Books On Books Collection – Jaz Graf

Trophic Avulsions (2016)

Trophic Avulsions (2016)
Jaz Graf
Cyanotype accordion book with thread drawing, paper lithography and laser engraving on wood. Closed: H6 x W8.5 x D1.0 inches; Open: W80 inches. Unique. Acquired from the artist, 14 March 2018. Photos: Books On Books Collection.


Graf has used satellite photos of various river deltas around the world to create the cyanotype prints in this work. The patterns from which are exposed come from paper litho prints made on fabric. The result is a blurring, softening yet “nearing” of the otherwise sharp, scientific and remote images normally viewed on digital screens or photographic paper. As Graf points out in her description, the word trophic “relates to an ecological concept of the trophic cascade, in which one action leads to another in an ecosystem, implying ideas of interconnectivity.”  

That interconnectivity and the impact we have on “the separation of land from one area and its attachment to another”, which is what avulsion means, is implied by the streams of thread meandering across and off the panels of the accordion form from beginning to end. Even though the panels fold to fit within their laser-engraved birch panels, they vary in width, which breaks up the expected regularity of the accordion when it is extended. The engravings show a delta emptying into a desert and are mounted on wood blocks covered in muslin bearing the printed delta image made with paper lithography.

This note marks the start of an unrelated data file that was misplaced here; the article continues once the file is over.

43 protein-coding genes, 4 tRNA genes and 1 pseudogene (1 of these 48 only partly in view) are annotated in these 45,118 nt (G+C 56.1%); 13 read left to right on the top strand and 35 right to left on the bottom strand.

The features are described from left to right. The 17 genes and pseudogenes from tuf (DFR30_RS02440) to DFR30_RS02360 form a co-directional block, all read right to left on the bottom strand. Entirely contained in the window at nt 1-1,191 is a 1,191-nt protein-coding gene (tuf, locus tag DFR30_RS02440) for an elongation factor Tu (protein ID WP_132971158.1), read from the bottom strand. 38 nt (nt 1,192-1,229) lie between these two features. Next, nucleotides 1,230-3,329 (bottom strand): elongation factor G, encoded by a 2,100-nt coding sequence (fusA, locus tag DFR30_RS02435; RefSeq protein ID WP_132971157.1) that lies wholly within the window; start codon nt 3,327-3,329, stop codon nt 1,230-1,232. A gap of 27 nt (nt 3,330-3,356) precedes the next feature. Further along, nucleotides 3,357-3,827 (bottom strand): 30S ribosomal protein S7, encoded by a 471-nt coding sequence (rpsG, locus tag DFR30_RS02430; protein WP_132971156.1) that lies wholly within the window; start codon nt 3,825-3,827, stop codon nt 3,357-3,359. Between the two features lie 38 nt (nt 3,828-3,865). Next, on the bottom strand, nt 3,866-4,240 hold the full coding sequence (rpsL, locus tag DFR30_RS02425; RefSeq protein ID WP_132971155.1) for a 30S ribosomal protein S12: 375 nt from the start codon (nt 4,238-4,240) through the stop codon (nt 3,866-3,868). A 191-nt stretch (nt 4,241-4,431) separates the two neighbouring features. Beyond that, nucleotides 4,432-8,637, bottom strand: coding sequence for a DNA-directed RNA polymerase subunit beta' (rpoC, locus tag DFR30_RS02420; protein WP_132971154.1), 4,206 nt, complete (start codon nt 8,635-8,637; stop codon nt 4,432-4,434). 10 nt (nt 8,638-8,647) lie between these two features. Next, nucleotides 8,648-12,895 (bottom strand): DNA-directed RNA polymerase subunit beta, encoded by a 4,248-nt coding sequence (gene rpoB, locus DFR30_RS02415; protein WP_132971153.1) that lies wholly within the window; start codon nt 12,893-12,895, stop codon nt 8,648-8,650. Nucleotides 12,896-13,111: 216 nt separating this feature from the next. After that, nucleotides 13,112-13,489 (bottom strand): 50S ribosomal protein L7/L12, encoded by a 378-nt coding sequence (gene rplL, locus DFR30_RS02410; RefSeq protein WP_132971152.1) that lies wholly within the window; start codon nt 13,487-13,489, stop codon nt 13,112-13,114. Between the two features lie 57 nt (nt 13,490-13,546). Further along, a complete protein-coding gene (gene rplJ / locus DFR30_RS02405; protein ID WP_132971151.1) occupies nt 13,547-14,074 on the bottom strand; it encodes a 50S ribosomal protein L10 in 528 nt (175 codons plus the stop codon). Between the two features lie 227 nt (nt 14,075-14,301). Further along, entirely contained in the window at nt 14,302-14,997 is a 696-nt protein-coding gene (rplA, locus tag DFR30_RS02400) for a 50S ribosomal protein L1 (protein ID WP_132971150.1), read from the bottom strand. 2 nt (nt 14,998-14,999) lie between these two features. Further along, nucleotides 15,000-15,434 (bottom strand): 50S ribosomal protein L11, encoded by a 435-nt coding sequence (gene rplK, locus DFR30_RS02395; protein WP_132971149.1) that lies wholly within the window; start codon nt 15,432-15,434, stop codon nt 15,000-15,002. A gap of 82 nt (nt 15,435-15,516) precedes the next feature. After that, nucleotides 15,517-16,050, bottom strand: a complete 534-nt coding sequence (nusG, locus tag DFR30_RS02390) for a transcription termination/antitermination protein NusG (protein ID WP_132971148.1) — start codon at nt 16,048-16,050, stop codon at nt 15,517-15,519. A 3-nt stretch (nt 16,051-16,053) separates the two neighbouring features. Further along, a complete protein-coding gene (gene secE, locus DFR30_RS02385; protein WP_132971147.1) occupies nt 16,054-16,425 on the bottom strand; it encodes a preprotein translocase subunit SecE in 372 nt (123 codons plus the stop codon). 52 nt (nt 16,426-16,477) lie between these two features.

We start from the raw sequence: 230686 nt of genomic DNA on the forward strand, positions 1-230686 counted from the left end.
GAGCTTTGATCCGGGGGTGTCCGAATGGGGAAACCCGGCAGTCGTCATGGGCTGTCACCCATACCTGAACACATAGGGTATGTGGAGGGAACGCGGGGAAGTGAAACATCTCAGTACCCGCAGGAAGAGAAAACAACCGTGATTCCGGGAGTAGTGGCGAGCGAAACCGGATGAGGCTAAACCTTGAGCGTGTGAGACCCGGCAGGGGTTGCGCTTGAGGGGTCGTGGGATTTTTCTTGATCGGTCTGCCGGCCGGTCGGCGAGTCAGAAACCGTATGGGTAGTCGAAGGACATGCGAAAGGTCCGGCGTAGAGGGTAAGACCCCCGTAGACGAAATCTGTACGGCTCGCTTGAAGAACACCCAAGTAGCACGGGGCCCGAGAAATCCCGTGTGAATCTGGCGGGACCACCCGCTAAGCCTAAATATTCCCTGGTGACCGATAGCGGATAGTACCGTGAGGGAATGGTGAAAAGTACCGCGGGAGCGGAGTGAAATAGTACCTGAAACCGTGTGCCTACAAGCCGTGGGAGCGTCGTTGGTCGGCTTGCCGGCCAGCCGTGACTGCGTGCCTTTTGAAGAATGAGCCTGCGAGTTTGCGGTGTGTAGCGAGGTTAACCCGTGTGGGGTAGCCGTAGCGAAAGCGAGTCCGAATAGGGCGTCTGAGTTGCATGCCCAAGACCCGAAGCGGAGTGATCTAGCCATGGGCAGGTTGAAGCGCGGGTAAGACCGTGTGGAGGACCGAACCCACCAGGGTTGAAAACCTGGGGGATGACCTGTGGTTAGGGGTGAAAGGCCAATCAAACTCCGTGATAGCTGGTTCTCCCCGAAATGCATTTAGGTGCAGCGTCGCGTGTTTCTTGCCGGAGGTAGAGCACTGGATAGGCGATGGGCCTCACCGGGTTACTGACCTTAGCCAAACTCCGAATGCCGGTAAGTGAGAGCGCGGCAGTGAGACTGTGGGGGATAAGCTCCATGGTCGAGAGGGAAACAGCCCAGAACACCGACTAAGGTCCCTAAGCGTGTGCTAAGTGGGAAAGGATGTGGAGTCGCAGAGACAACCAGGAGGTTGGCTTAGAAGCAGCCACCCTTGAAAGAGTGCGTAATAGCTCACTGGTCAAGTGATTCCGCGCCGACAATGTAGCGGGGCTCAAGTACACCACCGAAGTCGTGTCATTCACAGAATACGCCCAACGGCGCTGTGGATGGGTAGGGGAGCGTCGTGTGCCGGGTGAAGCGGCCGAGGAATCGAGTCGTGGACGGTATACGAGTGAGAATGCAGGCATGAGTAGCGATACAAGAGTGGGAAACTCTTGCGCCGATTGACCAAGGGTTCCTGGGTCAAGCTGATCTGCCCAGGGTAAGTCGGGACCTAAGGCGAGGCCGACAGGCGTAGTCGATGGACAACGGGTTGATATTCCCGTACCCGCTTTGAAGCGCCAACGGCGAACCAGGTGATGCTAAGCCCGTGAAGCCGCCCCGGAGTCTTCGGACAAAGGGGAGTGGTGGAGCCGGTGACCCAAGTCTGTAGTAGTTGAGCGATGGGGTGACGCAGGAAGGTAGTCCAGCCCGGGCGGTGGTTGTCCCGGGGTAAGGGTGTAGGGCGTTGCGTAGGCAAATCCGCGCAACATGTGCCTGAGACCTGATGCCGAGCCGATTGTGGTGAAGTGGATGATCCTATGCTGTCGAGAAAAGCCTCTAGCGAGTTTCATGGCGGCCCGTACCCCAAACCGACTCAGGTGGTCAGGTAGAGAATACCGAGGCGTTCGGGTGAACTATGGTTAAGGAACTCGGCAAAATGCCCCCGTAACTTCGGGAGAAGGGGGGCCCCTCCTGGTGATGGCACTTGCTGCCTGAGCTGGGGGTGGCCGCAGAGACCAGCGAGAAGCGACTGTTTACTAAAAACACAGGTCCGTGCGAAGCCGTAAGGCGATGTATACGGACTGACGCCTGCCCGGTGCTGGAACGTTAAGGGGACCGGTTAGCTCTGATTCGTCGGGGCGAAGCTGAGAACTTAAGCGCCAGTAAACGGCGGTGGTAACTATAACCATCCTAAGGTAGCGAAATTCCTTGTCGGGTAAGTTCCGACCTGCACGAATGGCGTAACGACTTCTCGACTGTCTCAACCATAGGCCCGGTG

Thread drawing is a technique common to several outstanding works of book art: Jody Alexander’s Felix’s Notebook (2008), Marion Bataille’s Vues/Lues (2018), Dianna Frid’s Reversal (2009), Candace Hicks’ Composition (2009~), Helen Hiebert‘s Nebulae (2017), Shellie Holden’s Maps (2006), Lisa Kokin’s Partial History of Jewish Life in Modern Times (1997), Ines Seidel’s Changed Constitution (2015) and Mireille Vautier‘s Agenda (2001) among others. Graf’s handling of the technique and its combination with cyanotype printing and lithography in the treatment of her theme, though, make it distinctive and original.

The environmental focus of Trophic Avulsions places it in a well-loved tradition in book art. Other works by Graf, such as Mother Water (2018) below, would be comfortably at home in an exhibition with

Biography (2010) by Sarah Bryant, who creatively connects the human body’s elements with those of the periodic table to bear witness to our impact on the environment and vice versa;

the Ice Books series (2007-17) by Basia Irland, who selects local seeds and embeds them as “text” in a block of frozen river water, carved into the shape of a book to be released into the local river where it melts, releasing the seeds;

the Whorl series (2013- ongoing) by Jacqueline Rush Lee, who returns books to their botanical origins by sculpting books and inserting them into the cavity of a tree to allow time, changing weather conditions and insect activity to rewrite them into the shape of a whorl in a tree hollow;